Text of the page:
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Tesco facing growth hurdles

Why the new boss of the supermarket has a growth challenge on his hand.

By NickL 02/03/2011 18:20

Why Tesco faces difficulties in growing its UK market share (Image © AP Photo - Lefteris Pitarakis)Tesco, Britain's largest retailer, leads the pack in all kinds of areas: UK market share, depth and range of product offering, overseas markets and total profits. However in the last three years Tesco's share price has been treading water. 

 

With new chief executive Philip Clarke getting his feet under the table this week, his major strategic challenge is how to focus the group's undoubted strengths to sustain growth for the next decade.

 

Three year performance

 

The unavoidable problem for the giant supermarket group is that in the UK, which delivers two thirds of sales and the lion's share of profits, growth - profitable growth at least - is going to be harder to come by. With 2,545 stores in the UK, and £1 in every seven spent by the British consumer, expansion is running up against ever-tougher hurdles.

 

Early growth was easiest

For the first few decades of Tesco's growth in the 1950s, 60s and 70s, extra revenues were easily snatched from the small private grocers which used to dot Britain's high streets. Shoppers were wooed by a wider range of goods, longer opening hours (expanded to Sundays in 1994) and lower prices. This was helped by wider car ownership, which fanned the creation of US style out-of-town shopping centres. 

 

Now the small grocers have largely gone. Independents have less than 2% of the grocery market, mainly convenience stores which are themselves being hoovered up by small format stores from the majors.

 

That leaves Tesco, with just over 30% market share, facing Sainsbury, Asda and Morrison, plus the discount chains Aldi and Lidl, and niche competitors like Waitrose and the Co-op.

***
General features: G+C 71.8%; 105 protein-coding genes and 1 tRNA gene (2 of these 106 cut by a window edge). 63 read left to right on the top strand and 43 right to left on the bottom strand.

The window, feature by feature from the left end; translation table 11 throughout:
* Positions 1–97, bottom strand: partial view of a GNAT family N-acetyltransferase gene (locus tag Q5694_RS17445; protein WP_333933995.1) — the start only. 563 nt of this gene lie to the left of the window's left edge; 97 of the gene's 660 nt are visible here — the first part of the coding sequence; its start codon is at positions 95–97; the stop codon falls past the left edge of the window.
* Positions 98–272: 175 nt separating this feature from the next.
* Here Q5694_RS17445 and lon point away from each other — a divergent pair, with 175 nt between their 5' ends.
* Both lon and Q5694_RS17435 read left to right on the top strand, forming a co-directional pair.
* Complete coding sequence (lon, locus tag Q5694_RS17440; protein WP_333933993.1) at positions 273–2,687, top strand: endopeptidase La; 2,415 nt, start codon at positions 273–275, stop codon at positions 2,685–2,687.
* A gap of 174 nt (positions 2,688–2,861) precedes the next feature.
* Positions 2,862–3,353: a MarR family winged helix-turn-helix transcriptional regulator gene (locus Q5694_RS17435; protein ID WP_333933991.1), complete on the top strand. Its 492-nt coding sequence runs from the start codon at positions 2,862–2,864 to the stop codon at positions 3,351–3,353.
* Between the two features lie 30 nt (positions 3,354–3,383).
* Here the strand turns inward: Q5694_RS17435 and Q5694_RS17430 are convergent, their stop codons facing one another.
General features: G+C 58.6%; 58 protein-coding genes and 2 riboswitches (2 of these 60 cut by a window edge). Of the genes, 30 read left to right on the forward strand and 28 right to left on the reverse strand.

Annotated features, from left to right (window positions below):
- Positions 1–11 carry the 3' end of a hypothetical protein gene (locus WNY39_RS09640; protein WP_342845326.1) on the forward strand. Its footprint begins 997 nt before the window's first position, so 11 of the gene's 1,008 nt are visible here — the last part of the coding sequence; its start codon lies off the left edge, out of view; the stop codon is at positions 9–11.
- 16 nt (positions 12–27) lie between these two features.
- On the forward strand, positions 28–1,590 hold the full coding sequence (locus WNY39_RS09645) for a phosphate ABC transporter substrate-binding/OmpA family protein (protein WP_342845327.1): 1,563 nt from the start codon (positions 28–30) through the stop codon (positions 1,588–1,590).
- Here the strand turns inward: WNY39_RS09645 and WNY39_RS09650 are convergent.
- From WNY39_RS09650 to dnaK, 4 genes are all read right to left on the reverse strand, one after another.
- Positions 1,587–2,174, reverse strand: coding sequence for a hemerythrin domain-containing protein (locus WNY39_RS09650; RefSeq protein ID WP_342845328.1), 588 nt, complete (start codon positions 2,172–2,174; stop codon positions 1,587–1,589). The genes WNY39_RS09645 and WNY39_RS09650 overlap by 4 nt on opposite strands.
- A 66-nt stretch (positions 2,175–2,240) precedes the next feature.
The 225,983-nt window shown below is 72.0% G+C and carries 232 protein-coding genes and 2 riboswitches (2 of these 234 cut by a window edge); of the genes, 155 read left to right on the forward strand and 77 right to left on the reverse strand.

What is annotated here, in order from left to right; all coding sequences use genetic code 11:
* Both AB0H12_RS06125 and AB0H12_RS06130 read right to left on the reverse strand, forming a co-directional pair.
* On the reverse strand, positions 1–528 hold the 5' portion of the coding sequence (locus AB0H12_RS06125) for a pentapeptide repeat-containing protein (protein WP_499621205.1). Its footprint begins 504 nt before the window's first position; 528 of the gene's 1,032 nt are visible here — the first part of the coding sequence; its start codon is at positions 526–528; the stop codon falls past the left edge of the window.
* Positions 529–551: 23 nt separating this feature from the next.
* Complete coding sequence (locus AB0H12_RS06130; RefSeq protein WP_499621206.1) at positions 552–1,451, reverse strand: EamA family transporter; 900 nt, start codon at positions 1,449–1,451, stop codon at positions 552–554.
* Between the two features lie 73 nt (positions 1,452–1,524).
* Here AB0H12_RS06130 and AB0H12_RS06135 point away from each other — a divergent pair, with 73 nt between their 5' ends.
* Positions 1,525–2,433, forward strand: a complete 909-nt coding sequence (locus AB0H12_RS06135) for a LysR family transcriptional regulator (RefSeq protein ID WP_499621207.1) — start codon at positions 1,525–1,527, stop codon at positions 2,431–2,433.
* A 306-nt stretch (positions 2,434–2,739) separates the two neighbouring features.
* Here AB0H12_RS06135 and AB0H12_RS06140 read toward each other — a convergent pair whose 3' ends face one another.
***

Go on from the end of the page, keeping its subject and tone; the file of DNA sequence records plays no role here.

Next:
This is a tougher fight and is already taking a toll. Tesco's like-for-like sales growth here has slowed from 3.5% in 2008 to 3% in 2009, 2.6% in 2010 and just 1.2% in the snow-afflicted first few weeks of 2011. The fear is that, with 392 new stores in the pipeline, Tesco will both cannibalise its own sales and also be forced into a damaging price war against its rivals.

 

Price war won't help shareholders

While a price war would expand Tesco's sales, and cause less deep-pocketed rivals to struggle, it is unlikely to bring extra returns to shareholders because of the damage done to margins.

 

What about prospects abroad? Tesco's large global portfolio certainly has plenty of growth in it, but with stores dotted everywhere from Turkey to Thailand and China to South Korea, there may be a case for selling off some of the chains which are neither sizeable, fast growing nor strategically important.

 

The most strategic of those are China and the US. China is a real prize, where Tesco already has 94 large stores and 7.2 million square feet, more than a fifth of the space that it has in the UK. With like-for-like sales growth of 8.4%, it isn't surprising that Tesco has plans to quadruple sales there to £4 billion in the next five years.

 

The United States, graveyard of dozens of UK retailers' ambitions, looks to be a tougher nut to crack. Tesco's Fresh & Easy chain, now three years old, lost £165 million last year, which is £100 for every square foot of selling space. If it hasn't broken even by the end of 2012 as planned, Fresh & Easy may turn out to be the biggest strategic casualty of Philip Clarke's new job.

Tesco: undoubted long-term returns

With a price earnings ratio of just 12 times forecast 2011 earnings the company certainly isn't expensive, and the increasingly healthy dividend yield of 3.6% allows it to be used as an income play. However, until the questions about growth are resolved, it is unlikely to recapture the kind of PE it had back in 2001, when it traded at 21 times earnings.  

 

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0Comments
  • Nick LouthNick Louth

    Nick Louth is a specialist investment writer and an active investor. He has a portfolio column in the Financial Times, is a regular contributor to the Investors Chronicle and The Times and is author of The Bernard Jones Diaries.

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